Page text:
Here’s the twist on this one though: teenagers in general are… less rational than they will be in a few years when their bodies aren’t trying to drown them in sex juice (editor’s note: this should read ‘hormones’, but Vaal threatened the rest of the editorial staff with a pitchfork to keep it in). They’re impulsive, they’re intense and they love drama like the internet loves drama. Every love interest is forever, and every relationship is the most romantic one since the one Shakespeare wrote about with Mercutio and the two idiots accidentally pulling a murder-suicide pact kind of deal. I’m frankly shocked I haven’t seen this one yet: Our teen hero gets power and tells his girlfriend of two whole months… who promptly outs him on Facebook for ten thousand likes.
If you’ve ever seen Smallville, you know that Clark embodies the ‘dumb teen’ stereotype more than he will ever be able to embody the spirit of hope. The boy is dumb. Like birther dumb. We’ve seen him outsmarted by shelves. It’s almost unbelievable that he didn’t tell Lana in his first thirty seconds alone with her. Lucky he had Chloe and Pete to stop him, really.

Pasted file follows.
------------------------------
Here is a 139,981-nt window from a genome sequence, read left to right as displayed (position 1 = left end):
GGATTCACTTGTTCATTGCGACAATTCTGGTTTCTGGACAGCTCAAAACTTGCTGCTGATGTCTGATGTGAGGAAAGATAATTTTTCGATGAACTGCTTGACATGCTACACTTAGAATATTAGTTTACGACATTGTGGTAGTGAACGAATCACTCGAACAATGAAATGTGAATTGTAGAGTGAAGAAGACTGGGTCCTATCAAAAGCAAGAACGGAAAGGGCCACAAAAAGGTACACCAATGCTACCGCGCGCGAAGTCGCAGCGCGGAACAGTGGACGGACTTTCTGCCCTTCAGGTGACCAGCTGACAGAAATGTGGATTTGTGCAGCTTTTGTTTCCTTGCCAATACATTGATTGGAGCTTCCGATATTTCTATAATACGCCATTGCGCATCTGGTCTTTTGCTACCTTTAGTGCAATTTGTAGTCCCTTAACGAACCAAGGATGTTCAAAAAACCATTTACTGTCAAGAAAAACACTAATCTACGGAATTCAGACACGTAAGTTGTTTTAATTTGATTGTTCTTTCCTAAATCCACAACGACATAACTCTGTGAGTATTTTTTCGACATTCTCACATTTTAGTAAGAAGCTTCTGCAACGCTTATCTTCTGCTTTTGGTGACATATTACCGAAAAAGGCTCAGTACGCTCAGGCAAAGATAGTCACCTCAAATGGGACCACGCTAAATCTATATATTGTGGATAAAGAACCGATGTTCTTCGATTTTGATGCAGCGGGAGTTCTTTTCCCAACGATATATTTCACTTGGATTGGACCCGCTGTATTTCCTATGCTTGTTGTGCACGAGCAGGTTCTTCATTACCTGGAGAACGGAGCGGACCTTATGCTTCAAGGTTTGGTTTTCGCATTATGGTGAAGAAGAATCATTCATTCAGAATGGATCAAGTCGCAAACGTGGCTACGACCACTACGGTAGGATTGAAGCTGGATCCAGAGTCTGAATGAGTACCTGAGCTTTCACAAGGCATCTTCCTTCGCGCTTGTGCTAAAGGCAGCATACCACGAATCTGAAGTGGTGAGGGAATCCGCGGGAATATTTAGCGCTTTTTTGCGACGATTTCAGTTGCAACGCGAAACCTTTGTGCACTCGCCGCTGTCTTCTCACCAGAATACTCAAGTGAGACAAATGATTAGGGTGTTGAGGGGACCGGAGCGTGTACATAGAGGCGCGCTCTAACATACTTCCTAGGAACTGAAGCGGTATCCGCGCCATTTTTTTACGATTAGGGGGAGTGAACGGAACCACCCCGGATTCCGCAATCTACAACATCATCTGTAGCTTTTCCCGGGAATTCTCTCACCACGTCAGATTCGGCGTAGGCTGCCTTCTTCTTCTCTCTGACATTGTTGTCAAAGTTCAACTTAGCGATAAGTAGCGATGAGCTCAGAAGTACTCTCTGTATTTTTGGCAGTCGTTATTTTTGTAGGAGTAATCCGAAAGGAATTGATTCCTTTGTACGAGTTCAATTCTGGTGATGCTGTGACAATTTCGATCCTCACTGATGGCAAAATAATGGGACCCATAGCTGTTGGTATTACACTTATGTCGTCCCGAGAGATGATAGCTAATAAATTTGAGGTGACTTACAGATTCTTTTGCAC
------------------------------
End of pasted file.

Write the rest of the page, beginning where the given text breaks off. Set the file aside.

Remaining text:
So yeah, not telling Lana: pro secret ID behavior. The party foul comes from the one person he absolutely should have told by the end of Season 1: Lex Luthor.
Again, I must reiterate that this isn’t about preventing plots. There’s no way anyone could have guessed that Lex would be driven to madness and evil by his quest to figure out Clark’s secret. However, when you come right down to it, it’s all about responsibility again.
If you’ve seen Smallville, you know that eighty percent of the negative consequences linked to Clark’s actions with his powers effect—you guessed it—Lex. Over the course of just the first season, the guy is pummeled, has his house broken into, has his business harmed, and is generally left looking like a lunatic as he tries to figure out what the hell’s going on. Oh, and did I mention that his BFF Clark keeps abandoning him whenever danger strikes (and inevitably screws up his life)?
You tell Lex. You tell Lex for the same reason you tell Harry Osborn up there: if the things you do are going to continually screw someone close to you continually and chronically, AND you can trust them not to instantly out you, they deserve the chance to opt out.
None of this is to say that, for story purposes, everyone who should know the character’s secret will know and that everyone who shouldn’t won’t. There is a great deal of value in how the secret is kept or revealed.